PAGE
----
Minimum Focus Distance
The Minimum Focus Distance simply means the shortest distance at which the lenses can focus.
In other words, it dictates your ability to look at the finer details of the planets, stars and other objects in the night sky.
Normally, as magnification is increased, the minimum focus distance also increases.
However, when we look at the 20x80s and the 25x70s you will notice that this isn’t the case.
This is because the 25x70s provide a higher magnification than the 20x80s, but the 20x80s provide a great minimum focus distance.
What this all means is that the 20x80s provide you with the ability to focus more closely.
Exit Pupil Diameter
The Exit Pupil Diameter is the measurement of the width of of light that comes through the eyepiece on your binoculars.
It is primarily measured in millimeters, by dividing the size of the objective lens by the magnification (80/20=4mm, 70/25=2.8 mm)
Having a large exit pupil is beneficial when observing in low light conditions, especially at night, as images appear brighter.
The Exit Pupil is calculated against the dilation of an eye’s pupil once it has become dark-adapted, and for the most part, this number falls between 5 mm and 9 mm (the maximum dilation of a human eye).
Its important to note that having a larger exit pupil larger than the dilation of your eye is wasting light.
This is because the light can only fall onto your iris, but cannot penetrate into your eye.
Thankfully, both the 20×80 or 20×80 models provide Exit Pupil Diameters well within range.
The 20×80 pair essentially provide more light into your eye and will ultimately enable you to see more (especially in dark conditions)
Eye relief is pretty simple. Its the distance from your eyes and the eyepieces when the entire field of view is comfortably observed. It is measured in millimeters.
It is basically looking at the spacing from the eyepiece lens to the area behind the eyepiece where light is focused and images are formed.
This will also be the optimal place for your eye to observe the full field of view that the binoculars can provide.
At minimum, you are going to want your Eye Relief to be at its lowest,10 mm. The Higher you go, the better the comfort (especially so if you wear glasses).
The 20x80s provide a higher eye relief than the 25x70s and are therefore more comfortable.
All binoculars in the SkyMaster range utilize a Center Focus Type.
This provides you with a central single wheel that you can use to focus in on objects. Having this wheel ensures that you can focus on objects at a distance of your preference – both close and far away.
This makes them more versatile and adaptable than other types.
Its pretty self explanatory, but the weight is how heavy the binoculars are to hold.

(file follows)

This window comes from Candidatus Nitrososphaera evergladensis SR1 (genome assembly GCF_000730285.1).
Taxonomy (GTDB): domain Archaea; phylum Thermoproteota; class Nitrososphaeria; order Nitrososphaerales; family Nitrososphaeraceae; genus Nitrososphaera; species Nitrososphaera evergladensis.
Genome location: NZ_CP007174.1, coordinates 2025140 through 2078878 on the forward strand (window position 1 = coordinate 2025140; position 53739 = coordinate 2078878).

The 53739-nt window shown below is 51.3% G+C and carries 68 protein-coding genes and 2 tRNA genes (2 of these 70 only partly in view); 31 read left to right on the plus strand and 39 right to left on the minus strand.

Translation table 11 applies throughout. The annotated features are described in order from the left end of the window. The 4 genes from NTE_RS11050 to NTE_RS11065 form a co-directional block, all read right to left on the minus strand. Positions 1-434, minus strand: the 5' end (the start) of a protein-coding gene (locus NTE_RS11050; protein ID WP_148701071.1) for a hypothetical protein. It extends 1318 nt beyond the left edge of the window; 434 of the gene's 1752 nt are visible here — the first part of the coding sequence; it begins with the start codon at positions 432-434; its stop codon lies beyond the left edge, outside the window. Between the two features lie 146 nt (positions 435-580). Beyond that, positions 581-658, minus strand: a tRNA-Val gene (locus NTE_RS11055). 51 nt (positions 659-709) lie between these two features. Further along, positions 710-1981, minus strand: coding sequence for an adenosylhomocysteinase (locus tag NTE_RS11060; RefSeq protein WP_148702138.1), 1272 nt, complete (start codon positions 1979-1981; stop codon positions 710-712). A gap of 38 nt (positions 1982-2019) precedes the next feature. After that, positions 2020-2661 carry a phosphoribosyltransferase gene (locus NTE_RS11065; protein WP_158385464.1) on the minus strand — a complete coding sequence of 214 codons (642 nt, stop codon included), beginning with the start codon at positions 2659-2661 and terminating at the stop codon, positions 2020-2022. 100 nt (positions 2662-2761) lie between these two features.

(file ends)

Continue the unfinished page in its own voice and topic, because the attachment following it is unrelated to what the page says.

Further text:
This is a factor you should consider depending on the use of your binoculars; will you be using them for longer periods, what are your preferences and what are you able to lift.
The 20×80 are slightly more heavy than the 25x70s, by approximately 2.5 lbs. Only you will be able to decide if this difference is significant to you.
Both pairs are Tripod Adaptable, meaning that you can easily attach them to a Tripod (three-legged base).
This is ideal if you want to observe for long periods of time, and want to more easily and steadily focus your binoculars.
Verdict and Final Words
In a direct Skymaster 20×80 vs 25×70 comparison, the 20×80 SkyMasters have overall better optics and power.
I’ve reviewed a lot of specification here, and these were the things that I personally considered before I invested in a pair of binoculars for Astronomy.
I decided to go for the 20x80s with all the above factors considered.
However, depending on your budget/ your preference for a lighter pair, the 25x70s SkyMasters may be better for you. Failing that always consider a Tripod.
Ultimately, both pairs of binoculars have solid and positive reviews and recommendations on Amazon.
Whether its the 20x80s or the 25x70s, the Celestron SkyMasters will provide you with great, crisp and clear views of the night sky.
- Celestron SkyMaster 12×60 vs 15×70
- Celestron Skymaster 15×70 vs 25×70
- Celestron SkyMaster 12×60 Review
- Celestron SkyMaster 25×100 Review
- Celestron Skymaster Pro 20×80 Review
Hey, my name is Chris. I’m a passionate and seasoned astronomer who loves nothing more than observing the night sky. I also love researching, learning, and writing all things Space and the Universe. I created Astronomy Scope to share my knowledge, experience, suggestions, and recommendations of what I have learned along the way while helping anyone to get into and maximize their enjoyment of the hobby.